Early Sunday morning, an Amtrak train traveling from New York to Miami collided with a freight train in South Carolina, killing two Amtrak personnel, injuring 116 others, and spilling 5,000 gallons of fuel outside of the (literally) sleepy town of Cayce.
Amtrak Train 91 had 147 on board when it collided with a parked CSX freight train in Cayce, South Carolina around 2:35AM. In a statement, Amtrak explained, “The lead engine derailed, as well as some passenger cars,” while the National Transportation Safety Board (NTSB) said on Twitter that it was launching an investigation into the exact cause of the derailment and crash.
After investigations into a 2016 crash in Chestertown, Pennsylvania, the chairman of NTSB had harsh words for Amtrak, saying: “Amtrak’s safety culture is failing, and is primed to fail again…” And that seems to have happened this morning.
It is the [second fatal Amtrak train crash] this week. On Wednesday, a train that was carrying Republican Congressmen to a policy retreat hit a garbage truck en route in Virginia, resulting in the death of the truck driver.
In December, a passenger train making its inaugural run of a new route in Washington state jumped the tracks on an overpass outside of Tacoma, Washington and into incoming highway traffic. The crash killed three and injured 100 others.
According to statistics from the Federal Railroad Administration, Amtrak has averaged about two train derailments a month in the past few years, making up a quarter of all accidents. Most of these do not result in deaths and, as the New York Times reported in December, “Mile for mile, rail travel is much safer than road travel.”
And yet, the accidents keep coming.
Why Are Amtrak Accidents So Frequent?
From a technical perspective, it’s at least partially because most Amtrak trains do not use positive train control, which automatically slows or stops trains during key moments if the human operator does not do so.
NTSB has been recommending that Amtrak adopt positive train control for nearly fifty years, and after a fatal crash in California killed 25 in 2008, Congress required that all railroads install it by 2015 before giving the railroads another three years to fully comply.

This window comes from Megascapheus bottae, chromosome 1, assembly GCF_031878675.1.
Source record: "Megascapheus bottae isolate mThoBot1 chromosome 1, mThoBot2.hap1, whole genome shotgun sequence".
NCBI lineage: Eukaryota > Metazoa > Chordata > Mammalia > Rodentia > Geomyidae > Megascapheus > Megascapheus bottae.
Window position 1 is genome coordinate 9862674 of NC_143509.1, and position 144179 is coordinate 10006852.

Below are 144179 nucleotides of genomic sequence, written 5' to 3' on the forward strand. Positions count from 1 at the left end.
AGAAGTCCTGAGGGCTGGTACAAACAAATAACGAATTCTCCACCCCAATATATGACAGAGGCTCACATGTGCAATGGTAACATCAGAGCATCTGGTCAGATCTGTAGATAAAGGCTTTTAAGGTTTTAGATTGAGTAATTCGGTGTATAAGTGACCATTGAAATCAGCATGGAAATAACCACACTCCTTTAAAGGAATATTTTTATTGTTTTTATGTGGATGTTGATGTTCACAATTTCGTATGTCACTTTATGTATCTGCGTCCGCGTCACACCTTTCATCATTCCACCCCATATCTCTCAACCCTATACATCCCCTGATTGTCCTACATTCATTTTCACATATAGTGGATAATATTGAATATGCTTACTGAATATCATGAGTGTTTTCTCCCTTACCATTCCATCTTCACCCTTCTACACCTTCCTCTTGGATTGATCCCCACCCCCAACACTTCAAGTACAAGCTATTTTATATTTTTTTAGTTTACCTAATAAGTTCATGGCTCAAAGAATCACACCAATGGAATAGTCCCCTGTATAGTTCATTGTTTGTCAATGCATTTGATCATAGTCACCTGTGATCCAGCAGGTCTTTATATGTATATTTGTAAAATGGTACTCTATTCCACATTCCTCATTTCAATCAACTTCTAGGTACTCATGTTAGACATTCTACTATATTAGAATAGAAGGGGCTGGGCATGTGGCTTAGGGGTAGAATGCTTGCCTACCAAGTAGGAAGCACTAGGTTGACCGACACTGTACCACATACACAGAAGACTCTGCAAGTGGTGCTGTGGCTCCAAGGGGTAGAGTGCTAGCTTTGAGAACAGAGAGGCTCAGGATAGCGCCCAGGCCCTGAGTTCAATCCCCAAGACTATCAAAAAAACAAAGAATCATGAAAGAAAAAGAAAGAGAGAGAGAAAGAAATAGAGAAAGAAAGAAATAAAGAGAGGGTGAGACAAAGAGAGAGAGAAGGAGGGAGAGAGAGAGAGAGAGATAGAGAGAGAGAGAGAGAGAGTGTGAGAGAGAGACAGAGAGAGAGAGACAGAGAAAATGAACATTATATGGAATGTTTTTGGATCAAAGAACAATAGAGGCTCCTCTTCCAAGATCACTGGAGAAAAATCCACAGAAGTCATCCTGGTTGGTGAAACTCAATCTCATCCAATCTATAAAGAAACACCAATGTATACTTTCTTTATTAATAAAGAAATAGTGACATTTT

Which brings us to 2018, when only a small number of railroads have positive train control installed. More precisely, y the end of 2016, only around 16 percent of freight tracks and 24 percent of passenger tracks had activated PTC. 41 percent of passenger locomotives and 42 percent of freight trains had also acquired the technology.Amtrak’s busy Northeast Corridor line has complied, for example, while New Jersey Transit is still not where it needs to be.
And who’s to blame? While private freight and railroad companies are part of the problem, since they have been slow in updating their safety systems, perhaps the bigger one is federal and state governments, which have neither regulated the industry as much as they should have, nor appropriated enough funds for the necessary infrastructure upgrades.
Instead, Amtrak is expected to do a lot on very little, as Jordan Fraade, a journalist that covers transportation and housing, wrote in 2015 after a crash outside of Philadelphia killed eight and injured 200 of its 240 passengers and staff on board.
It was a folly to expect, he wrote, “a crucial transportation service to be profitable without significant government subsidies. There are a few examples around the world of profitable large-scale passenger rail systems. Japan’s national railways, which were privatized in 1987, are the most famous. But most developed nations provide national funding to make their rail systems work.
President Trump spoke of investing $1 trillion in America’s infrastructure upgrades — which would also include bridges and highways — but has also proposed cuts to Amtrak’s budget. His infrastructure plan, finally announced in January 2018, was lacking in details on what exactly would be funded, and by whom.
Those details, apparently, will be worked out by Congress.
Additional reporting by Inverse staff.
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